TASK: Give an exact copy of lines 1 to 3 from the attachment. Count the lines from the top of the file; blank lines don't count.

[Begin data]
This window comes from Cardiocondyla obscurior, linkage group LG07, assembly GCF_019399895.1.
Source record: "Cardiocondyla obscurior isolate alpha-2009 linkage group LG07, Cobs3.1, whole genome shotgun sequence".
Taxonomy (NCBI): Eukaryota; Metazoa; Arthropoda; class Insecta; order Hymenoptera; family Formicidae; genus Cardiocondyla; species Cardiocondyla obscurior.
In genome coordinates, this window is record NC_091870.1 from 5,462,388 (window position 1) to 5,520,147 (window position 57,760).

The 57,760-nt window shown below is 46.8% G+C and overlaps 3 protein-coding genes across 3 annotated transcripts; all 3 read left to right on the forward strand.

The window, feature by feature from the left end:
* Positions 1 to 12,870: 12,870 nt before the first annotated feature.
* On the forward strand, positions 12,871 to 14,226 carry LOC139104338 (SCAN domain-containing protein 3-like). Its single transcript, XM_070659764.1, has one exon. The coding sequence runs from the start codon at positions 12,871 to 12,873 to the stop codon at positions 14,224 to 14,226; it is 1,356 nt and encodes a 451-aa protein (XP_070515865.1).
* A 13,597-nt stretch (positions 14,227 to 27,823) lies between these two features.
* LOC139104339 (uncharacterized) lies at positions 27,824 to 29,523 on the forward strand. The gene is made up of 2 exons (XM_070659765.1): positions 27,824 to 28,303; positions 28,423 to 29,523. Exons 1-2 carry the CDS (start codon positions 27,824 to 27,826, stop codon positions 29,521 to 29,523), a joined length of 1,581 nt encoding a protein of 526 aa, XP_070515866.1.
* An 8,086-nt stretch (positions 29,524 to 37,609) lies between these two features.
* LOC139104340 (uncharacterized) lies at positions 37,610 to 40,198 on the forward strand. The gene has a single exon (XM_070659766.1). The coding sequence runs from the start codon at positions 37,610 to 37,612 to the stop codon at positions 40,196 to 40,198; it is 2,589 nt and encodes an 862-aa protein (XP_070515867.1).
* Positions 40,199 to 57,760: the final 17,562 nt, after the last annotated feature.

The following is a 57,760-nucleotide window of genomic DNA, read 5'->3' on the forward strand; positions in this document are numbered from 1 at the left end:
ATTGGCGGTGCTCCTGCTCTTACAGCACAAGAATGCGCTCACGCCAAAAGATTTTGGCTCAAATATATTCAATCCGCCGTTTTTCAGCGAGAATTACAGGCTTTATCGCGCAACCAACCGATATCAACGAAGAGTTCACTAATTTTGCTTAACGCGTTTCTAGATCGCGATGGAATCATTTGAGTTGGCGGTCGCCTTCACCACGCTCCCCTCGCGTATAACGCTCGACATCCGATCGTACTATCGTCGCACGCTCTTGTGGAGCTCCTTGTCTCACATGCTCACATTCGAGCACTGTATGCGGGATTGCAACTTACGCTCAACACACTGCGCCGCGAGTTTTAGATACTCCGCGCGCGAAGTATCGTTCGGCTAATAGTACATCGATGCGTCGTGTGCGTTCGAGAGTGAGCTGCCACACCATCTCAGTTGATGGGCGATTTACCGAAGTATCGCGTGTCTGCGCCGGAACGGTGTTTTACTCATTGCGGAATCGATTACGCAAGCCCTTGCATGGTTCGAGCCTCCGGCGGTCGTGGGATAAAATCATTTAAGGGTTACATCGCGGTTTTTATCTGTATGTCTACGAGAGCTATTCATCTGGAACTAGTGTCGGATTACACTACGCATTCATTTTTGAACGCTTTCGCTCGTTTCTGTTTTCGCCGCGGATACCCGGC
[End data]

This window comes from Cardiocondyla obscurior, linkage group LG07, assembly GCF_019399895.1.
Source record: "Cardiocondyla obscurior isolate alpha-2009 linkage group LG07, Cobs3.1, whole genome shotgun sequence".
Taxonomy (NCBI): Eukaryota; Metazoa; Arthropoda; class Insecta; order Hymenoptera; family Formicidae; genus Cardiocondyla; species Cardiocondyla obscurior.